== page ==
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Here is the EC2 setup:

  • Amazon Linux AMI
  • LAMP
  • SFTP (e.g., users jdoe, jsmith, etc)
  • Virtual Hosts (e.g., /mnt/www/site1.com, /mnt/www/site2.com, etc)

I've been able to get Wordpress installed and running. However, the problem is that the auto-updating doesn't work. Setting up FTP is out of the question since it defeats the purpose of setting up SFTP in the first place. Also, the solutions that I came across all seem to require insecure settings. The primary Google hit is at the following link: http://www.chrisabernethy.com/why-wordpress-asks-connection-info/ As far as I can gather, the two primary suggestions are to either chown the WP directory or chmod 777 the WP install. Neither seem very secure after much reading so I'm at a loss at what is the best practice to get around the auto-updating problem.

Suggestion 1 (apache runs as httpd or apache):

# chown -R httpd: /mnt/www/site1.com

Suggestion 2

# chmod 777 /mnt/www/site1.com

Both of the above suggestions work but, as mentioned earlier, neither seem secure. I also tried the suggestions per WP docs to set directories to 755 and files to 644 but that didn't help to make auto-updating work. My best guess is that it's a permissions issue but am not sure where I'm getting things confused.

What is the best practice to get WP auto-updating to work?

Any advice will be much appreciated. Thanks in advance!

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migrated from serverfault.com Sep 5 '13 at 11:40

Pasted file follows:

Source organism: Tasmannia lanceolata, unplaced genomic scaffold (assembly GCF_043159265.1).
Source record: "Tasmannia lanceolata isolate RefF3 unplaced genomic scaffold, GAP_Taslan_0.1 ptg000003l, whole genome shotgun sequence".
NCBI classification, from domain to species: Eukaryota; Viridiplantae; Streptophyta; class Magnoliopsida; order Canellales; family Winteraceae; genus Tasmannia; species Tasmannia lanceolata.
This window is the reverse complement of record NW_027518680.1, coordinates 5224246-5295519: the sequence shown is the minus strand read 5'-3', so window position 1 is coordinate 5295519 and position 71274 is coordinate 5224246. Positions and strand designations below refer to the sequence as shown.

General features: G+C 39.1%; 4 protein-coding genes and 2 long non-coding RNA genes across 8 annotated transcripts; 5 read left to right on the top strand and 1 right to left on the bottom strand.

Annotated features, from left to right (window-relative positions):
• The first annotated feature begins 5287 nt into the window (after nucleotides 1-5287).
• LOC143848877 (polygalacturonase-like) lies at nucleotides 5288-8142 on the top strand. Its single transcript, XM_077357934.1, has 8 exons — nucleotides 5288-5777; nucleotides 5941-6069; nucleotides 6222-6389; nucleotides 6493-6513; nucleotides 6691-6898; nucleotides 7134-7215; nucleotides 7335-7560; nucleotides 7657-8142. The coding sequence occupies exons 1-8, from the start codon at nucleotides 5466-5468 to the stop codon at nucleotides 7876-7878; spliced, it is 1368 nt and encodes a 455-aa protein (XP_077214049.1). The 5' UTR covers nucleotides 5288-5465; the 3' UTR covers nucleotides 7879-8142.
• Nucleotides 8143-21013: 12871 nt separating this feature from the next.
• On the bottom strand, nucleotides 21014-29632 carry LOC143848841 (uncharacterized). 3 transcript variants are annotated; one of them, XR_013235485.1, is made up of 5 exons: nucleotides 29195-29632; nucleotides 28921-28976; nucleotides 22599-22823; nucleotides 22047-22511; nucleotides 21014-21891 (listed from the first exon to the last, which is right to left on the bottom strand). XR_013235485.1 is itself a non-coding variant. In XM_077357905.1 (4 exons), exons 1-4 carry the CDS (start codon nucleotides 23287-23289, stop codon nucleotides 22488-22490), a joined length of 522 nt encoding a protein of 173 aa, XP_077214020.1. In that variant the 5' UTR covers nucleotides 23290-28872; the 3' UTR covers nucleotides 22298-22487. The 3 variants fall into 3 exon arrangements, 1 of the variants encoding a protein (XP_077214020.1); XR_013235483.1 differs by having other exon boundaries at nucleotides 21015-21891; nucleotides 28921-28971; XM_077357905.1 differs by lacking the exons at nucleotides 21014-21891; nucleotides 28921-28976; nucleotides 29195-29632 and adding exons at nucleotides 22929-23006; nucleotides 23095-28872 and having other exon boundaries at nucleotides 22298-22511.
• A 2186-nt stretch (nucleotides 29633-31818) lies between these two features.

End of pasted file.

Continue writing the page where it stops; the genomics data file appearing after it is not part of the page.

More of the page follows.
This question came from our site for professional system and network administrators.

1 Answer

Best Practice #1

One of the best practices is to let the PHP process to run under a different user (in your case: jdoe, jsmith, etc) than the web server user (in your case: httpd) and let only these users have the write permission. Of course, your web server may still need read permission for all these files.

For this solution to work, you may need to go with PHP-FPM that is available with Amazon Linux AMI. Please note that it's tricky to make Apache 2.2.x to work with PHP-FPM. However, Apache 2.4.x integrates well with PHP-FPM (that works as a proxy). Alternatively, you may choose Nginx as the web server that has an additional option (via unix sockets) to integrate with PHP-FPM.

Best Practice #2

Make no changes in your current server. Let WordPress handle SFTP connections. For this to work, there may be several methods. However, I use the following...

  1. Install SSH SFTP Updater Support plugin
  2. Enter the following credentials in wp-config.php or just keep them ready to be entered on step #4. :)

    • define('FTP_USER', 'username');
    • define('FTP_PASS', 'password');
    • define('FTP_HOST', 'localhost:22'); // You don't probably have to change this.
  3. Go and install a plugin / theme. You'd be presented with an error message, like... Error: There was an error connecting to the server, Please verify the settings are correct.

  4. Choose "SSH2" as the connection type (and enter the credentials, if you haven't already, in step #2) and then click "Proceed" button.

  5. Be Happy!

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Best practice #1 sounds like a good idea but am not sure how to get it to work. Is PHP-FPM the same as using suexec? I tried out the SSH SFTP Updater Support plugin and instead of an error, it says that "All updates have been completed." but when the plugins page is reloaded, the plugin that should have been updated remains un-updated. Also, just to test it out but when trying to do a re-install of WP, it returns the error "Unable to locate WordPress Root Directory. Installation Failed." –  jiminy Sep 10 '13 at 22:37
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